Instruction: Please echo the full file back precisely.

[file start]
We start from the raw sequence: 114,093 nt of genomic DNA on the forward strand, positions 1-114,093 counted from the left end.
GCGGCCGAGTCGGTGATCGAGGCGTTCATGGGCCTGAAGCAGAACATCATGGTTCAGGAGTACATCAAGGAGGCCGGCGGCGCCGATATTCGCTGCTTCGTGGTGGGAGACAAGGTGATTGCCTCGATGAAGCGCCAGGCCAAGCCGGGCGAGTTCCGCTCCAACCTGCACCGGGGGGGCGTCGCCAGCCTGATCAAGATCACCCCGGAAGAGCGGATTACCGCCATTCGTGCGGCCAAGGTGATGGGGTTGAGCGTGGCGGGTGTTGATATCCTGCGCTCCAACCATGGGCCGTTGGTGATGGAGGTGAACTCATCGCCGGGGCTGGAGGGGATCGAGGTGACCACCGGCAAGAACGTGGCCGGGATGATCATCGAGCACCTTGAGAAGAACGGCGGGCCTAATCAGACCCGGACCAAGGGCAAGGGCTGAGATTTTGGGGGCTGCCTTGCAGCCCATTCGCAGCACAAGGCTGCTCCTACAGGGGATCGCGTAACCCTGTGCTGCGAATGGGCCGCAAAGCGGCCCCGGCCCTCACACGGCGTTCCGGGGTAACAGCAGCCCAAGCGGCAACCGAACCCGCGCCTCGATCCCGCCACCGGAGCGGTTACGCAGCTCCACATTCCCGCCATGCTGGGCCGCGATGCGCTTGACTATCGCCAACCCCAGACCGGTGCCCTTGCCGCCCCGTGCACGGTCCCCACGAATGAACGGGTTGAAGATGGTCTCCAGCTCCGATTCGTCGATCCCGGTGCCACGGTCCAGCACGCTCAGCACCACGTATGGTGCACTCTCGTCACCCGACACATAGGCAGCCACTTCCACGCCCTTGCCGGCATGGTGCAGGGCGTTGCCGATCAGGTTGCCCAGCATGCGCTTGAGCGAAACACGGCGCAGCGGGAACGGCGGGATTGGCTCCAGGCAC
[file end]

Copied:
We start from the raw sequence: 114,093 nt of genomic DNA on the forward strand, positions 1-114,093 counted from the left end.
GCGGCCGAGTCGGTGATCGAGGCGTTCATGGGCCTGAAGCAGAACATCATGGTTCAGGAGTACATCAAGGAGGCCGGCGGCGCCGATATTCGCTGCTTCGTGGTGGGAGACAAGGTGATTGCCTCGATGAAGCGCCAGGCCAAGCCGGGCGAGTTCCGCTCCAACCTGCACCGGGGGGGCGTCGCCAGCCTGATCAAGATCACCCCGGAAGAGCGGATTACCGCCATTCGTGCGGCCAAGGTGATGGGGTTGAGCGTGGCGGGTGTTGATATCCTGCGCTCCAACCATGGGCCGTTGGTGATGGAGGTGAACTCATCGCCGGGGCTGGAGGGGATCGAGGTGACCACCGGCAAGAACGTGGCCGGGATGATCATCGAGCACCTTGAGAAGAACGGCGGGCCTAATCAGACCCGGACCAAGGGCAAGGGCTGAGATTTTGGGGGCTGCCTTGCAGCCCATTCGCAGCACAAGGCTGCTCCTACAGGGGATCGCGTAACCCTGTGCTGCGAATGGGCCGCAAAGCGGCCCCGGCCCTCACACGGCGTTCCGGGGTAACAGCAGCCCAAGCGGCAACCGAACCCGCGCCTCGATCCCGCCACCGGAGCGGTTACGCAGCTCCACATTCCCGCCATGCTGGGCCGCGATGCGCTTGACTATCGCCAACCCCAGACCGGTGCCCTTGCCGCCCCGTGCACGGTCCCCACGAATGAACGGGTTGAAGATGGTCTCCAGCTCCGATTCGTCGATCCCGGTGCCACGGTCCAGCACGCTCAGCACCACGTATGGTGCACTCTCGTCACCCGACACATAGGCAGCCACTTCCACGCCCTTGCCGGCATGGTGCAGGGCGTTGCCGATCAGGTTGCCCAGCATGCGCTTGAGCGAAACACGGCGCAGCGGGAACGGCGGGATTGGCTCCAGGCAC